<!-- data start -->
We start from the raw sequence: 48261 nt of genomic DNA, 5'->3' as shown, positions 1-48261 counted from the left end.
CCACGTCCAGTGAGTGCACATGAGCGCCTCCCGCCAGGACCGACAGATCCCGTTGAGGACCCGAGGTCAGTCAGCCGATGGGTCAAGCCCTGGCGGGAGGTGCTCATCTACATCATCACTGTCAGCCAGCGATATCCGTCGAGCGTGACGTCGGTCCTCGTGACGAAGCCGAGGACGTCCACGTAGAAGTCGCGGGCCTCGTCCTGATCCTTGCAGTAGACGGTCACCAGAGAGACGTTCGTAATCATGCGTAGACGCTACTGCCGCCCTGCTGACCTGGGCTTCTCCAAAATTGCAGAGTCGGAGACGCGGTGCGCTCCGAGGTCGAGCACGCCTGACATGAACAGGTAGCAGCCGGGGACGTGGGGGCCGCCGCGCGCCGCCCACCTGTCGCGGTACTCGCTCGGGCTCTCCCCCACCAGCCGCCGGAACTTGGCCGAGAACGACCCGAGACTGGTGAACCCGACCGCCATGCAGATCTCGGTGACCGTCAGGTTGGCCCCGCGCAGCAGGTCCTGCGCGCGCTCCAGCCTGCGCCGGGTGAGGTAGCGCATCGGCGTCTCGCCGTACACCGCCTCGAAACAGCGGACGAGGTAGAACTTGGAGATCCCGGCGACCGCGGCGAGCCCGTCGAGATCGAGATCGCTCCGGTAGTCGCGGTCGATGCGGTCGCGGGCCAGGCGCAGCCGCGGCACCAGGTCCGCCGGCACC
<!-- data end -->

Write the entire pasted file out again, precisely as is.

We start from the raw sequence: 48261 nt of genomic DNA, 5'->3' as shown, positions 1-48261 counted from the left end.
CCACGTCCAGTGAGTGCACATGAGCGCCTCCCGCCAGGACCGACAGATCCCGTTGAGGACCCGAGGTCAGTCAGCCGATGGGTCAAGCCCTGGCGGGAGGTGCTCATCTACATCATCACTGTCAGCCAGCGATATCCGTCGAGCGTGACGTCGGTCCTCGTGACGAAGCCGAGGACGTCCACGTAGAAGTCGCGGGCCTCGTCCTGATCCTTGCAGTAGACGGTCACCAGAGAGACGTTCGTAATCATGCGTAGACGCTACTGCCGCCCTGCTGACCTGGGCTTCTCCAAAATTGCAGAGTCGGAGACGCGGTGCGCTCCGAGGTCGAGCACGCCTGACATGAACAGGTAGCAGCCGGGGACGTGGGGGCCGCCGCGCGCCGCCCACCTGTCGCGGTACTCGCTCGGGCTCTCCCCCACCAGCCGCCGGAACTTGGCCGAGAACGACCCGAGACTGGTGAACCCGACCGCCATGCAGATCTCGGTGACCGTCAGGTTGGCCCCGCGCAGCAGGTCCTGCGCGCGCTCCAGCCTGCGCCGGGTGAGGTAGCGCATCGGCGTCTCGCCGTACACCGCCTCGAAACAGCGGACGAGGTAGAACTTGGAGATCCCGGCGACCGCGGCGAGCCCGTCGAGATCGAGATCGCTCCGGTAGTCGCGGTCGATGCGGTCGCGGGCCAGGCGCAGCCGCGGCACCAGGTCCGCCGGCACC